Rights group urges Kyrgyzstan to end 'abusive crackdown' on extremism

BISHKEK (Reuters) - Kyrgyzstan has convicted hundreds of people for extremism by using an excessively broad definition of the crime, Human Rights Watch said and it urged the largely Muslim Central Asian nation to review such cases.

Imprisoning people for mere possession of “extremist literature” - which includes some reports by rights activists - risked generating support for militant groups in the volatile ex-Soviet republic, the New York-based HRW said in a report.

The Bishkek government said on Wednesday that such cases would be reviewed after legal reforms next year.

The mountainous nation of six million, which hosts a Russian military airbase, is vulnerable to the spread of militant Islamist views, and its government fought against armed radicals in the 1990s.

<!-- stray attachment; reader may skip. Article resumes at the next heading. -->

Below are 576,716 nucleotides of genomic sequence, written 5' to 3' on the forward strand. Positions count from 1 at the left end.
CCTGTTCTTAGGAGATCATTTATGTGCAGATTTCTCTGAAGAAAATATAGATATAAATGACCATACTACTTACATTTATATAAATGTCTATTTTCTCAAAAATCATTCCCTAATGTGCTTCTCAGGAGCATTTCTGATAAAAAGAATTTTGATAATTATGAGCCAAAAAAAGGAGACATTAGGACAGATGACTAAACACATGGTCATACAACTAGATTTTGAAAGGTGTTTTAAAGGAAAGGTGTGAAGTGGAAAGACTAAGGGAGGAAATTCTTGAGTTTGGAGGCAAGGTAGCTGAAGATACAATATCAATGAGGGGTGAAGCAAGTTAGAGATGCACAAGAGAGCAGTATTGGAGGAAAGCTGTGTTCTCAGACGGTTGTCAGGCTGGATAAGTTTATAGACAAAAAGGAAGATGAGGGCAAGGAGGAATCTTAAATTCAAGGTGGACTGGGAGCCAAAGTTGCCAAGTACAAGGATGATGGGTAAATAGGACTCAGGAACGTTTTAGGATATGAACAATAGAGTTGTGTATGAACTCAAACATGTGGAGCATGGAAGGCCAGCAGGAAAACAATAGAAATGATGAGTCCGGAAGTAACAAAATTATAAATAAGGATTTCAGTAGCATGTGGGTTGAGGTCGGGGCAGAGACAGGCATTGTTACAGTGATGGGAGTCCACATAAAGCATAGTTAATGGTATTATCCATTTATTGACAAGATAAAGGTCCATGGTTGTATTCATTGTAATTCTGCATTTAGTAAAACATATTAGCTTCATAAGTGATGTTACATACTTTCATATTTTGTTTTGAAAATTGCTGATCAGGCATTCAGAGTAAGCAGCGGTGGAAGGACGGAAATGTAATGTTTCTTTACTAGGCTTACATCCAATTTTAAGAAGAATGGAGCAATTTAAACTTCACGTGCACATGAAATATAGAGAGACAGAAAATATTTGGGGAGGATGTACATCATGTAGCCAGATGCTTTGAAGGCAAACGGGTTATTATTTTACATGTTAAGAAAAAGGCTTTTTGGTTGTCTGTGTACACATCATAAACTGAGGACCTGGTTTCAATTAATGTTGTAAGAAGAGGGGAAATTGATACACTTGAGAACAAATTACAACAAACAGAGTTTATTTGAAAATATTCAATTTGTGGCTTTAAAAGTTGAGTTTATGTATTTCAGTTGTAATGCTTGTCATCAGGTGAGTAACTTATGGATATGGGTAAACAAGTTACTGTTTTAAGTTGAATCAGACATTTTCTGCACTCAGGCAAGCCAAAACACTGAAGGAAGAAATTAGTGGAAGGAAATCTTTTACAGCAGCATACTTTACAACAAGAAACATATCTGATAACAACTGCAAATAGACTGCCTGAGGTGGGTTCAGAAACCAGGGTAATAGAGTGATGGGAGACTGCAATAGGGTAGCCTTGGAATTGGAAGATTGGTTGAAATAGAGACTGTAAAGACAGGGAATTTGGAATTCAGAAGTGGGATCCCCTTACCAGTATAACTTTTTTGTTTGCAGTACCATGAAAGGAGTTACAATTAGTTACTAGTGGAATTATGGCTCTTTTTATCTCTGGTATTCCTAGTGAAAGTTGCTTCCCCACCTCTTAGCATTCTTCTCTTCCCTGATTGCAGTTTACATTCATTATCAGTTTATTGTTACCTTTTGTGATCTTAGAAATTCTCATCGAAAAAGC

Last year Russian authorities blamed a Kyrgyz-born Russian citizen for a deadly suicide bomb attack in St Petersburg.

HRW however said Kyrgyzstan’s broad crackdown on extremism had been too heavy-handed and potentially counterproductive.

“... When people who are not dangerous and were simply in possession of literature (deemed extremist) are sent to prison, where they meet really dangerous people, there is a big risk of radicalizing them,” Rachel Denber, deputy director of the Europe and Central Asia division at HRW, said in an interview in Bishkek.

Denber said the new Kyrgyz criminal code, due to take effect from 2019, excluded possession of literature from the list of offences, but said HRW was concerned about possible delays and the fact that many people had already been convicted.

Apart from Islamist books and pamphlets and recruitment videos of militant groups, Kyrgyz courts have classified as extremist at least two reports by human rights activists, Denber said.

Commenting on the report, Kyrgyzstan’s State Prison Service said about 500 people had been convicted on charges of possessing and disseminating extremist media. Of these, some 300 were in prison and about 200 had received suspended sentences.

With the planned criminal law reform, some inmates may be released, a spokeswoman for the prison service said.

Reporting by Olga Dzyubenko; Writing by Olzhas Auyezov; Editing by Richard Balmforth